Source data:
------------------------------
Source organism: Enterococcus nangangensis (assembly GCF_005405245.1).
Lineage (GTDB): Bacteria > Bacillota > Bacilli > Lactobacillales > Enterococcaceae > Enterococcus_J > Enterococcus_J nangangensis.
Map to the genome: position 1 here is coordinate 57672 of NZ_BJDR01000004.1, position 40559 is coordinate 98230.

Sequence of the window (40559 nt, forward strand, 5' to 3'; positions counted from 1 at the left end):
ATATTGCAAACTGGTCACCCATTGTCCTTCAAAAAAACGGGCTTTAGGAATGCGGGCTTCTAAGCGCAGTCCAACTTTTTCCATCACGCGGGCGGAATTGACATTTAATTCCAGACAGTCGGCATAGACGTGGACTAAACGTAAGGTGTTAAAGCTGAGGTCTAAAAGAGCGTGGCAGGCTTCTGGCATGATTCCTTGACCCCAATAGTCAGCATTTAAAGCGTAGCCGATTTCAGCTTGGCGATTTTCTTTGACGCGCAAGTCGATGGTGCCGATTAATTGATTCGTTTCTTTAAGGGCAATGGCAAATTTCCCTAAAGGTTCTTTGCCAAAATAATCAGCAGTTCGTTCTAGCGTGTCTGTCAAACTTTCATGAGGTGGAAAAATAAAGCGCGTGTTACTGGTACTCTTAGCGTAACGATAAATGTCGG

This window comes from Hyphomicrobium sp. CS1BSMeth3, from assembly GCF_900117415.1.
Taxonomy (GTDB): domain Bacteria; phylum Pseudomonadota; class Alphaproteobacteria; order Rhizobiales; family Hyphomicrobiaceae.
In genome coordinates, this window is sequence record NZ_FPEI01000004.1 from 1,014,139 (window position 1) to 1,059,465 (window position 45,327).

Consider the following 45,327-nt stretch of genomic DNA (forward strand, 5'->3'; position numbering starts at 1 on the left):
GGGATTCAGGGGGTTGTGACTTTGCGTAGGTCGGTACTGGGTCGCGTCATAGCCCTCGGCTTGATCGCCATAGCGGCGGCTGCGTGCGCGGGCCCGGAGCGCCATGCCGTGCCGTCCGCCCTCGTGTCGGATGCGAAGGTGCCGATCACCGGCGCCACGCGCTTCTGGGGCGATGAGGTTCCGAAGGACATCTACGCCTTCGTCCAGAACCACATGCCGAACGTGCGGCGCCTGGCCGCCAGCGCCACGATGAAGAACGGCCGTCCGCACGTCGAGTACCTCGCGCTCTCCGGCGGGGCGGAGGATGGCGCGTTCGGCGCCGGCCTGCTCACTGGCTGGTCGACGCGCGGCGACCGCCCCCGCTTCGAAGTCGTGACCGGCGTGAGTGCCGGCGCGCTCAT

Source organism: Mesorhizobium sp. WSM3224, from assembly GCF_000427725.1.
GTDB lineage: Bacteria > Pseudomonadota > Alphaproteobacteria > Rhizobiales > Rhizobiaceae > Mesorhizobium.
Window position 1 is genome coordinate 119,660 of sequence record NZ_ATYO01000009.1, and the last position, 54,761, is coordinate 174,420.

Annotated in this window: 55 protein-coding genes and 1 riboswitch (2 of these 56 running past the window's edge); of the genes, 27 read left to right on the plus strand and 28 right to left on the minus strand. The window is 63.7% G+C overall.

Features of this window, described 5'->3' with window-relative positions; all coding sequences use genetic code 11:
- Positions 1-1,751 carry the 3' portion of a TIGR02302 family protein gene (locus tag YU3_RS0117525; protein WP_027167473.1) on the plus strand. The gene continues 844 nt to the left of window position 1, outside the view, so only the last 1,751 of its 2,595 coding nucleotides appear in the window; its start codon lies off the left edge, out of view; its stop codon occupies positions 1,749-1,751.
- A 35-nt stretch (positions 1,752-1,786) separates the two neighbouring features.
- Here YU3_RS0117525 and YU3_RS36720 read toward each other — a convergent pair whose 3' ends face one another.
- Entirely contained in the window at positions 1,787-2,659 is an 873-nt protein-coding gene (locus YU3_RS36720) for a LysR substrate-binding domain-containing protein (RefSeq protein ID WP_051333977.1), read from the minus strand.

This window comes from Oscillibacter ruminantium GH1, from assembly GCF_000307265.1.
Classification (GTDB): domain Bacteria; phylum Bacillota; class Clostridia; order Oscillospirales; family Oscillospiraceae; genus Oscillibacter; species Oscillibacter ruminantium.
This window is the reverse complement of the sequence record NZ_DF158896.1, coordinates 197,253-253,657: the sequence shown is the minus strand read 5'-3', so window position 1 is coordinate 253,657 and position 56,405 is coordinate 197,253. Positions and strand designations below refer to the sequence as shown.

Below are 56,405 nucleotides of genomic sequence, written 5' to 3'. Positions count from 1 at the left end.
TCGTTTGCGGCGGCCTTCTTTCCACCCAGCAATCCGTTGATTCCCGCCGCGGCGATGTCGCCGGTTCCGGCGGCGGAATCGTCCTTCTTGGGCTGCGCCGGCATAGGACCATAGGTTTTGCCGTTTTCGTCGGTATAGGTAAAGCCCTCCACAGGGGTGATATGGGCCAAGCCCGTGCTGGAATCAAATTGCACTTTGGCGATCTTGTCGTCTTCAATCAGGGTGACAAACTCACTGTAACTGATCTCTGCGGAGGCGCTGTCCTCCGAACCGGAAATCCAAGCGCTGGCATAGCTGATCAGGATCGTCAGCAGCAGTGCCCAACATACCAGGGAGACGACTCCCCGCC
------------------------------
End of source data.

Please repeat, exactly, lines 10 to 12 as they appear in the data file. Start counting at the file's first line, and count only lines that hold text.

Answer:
GGGATTCAGGGGGTTGTGACTTTGCGTAGGTCGGTACTGGGTCGCGTCATAGCCCTCGGCTTGATCGCCATAGCGGCGGCTGCGTGCGCGGGCCCGGAGCGCCATGCCGTGCCGTCCGCCCTCGTGTCGGATGCGAAGGTGCCGATCACCGGCGCCACGCGCTTCTGGGGCGATGAGGTTCCGAAGGACATCTACGCCTTCGTCCAGAACCACATGCCGAACGTGCGGCGCCTGGCCGCCAGCGCCACGATGAAGAACGGCCGTCCGCACGTCGAGTACCTCGCGCTCTCCGGCGGGGCGGAGGATGGCGCGTTCGGCGCCGGCCTGCTCACTGGCTGGTCGACGCGCGGCGACCGCCCCCGCTTCGAAGTCGTGACCGGCGTGAGTGCCGGCGCGCTCAT

Source organism: Mesorhizobium sp. WSM3224, from assembly GCF_000427725.1.
GTDB lineage: Bacteria > Pseudomonadota > Alphaproteobacteria > Rhizobiales > Rhizobiaceae > Mesorhizobium.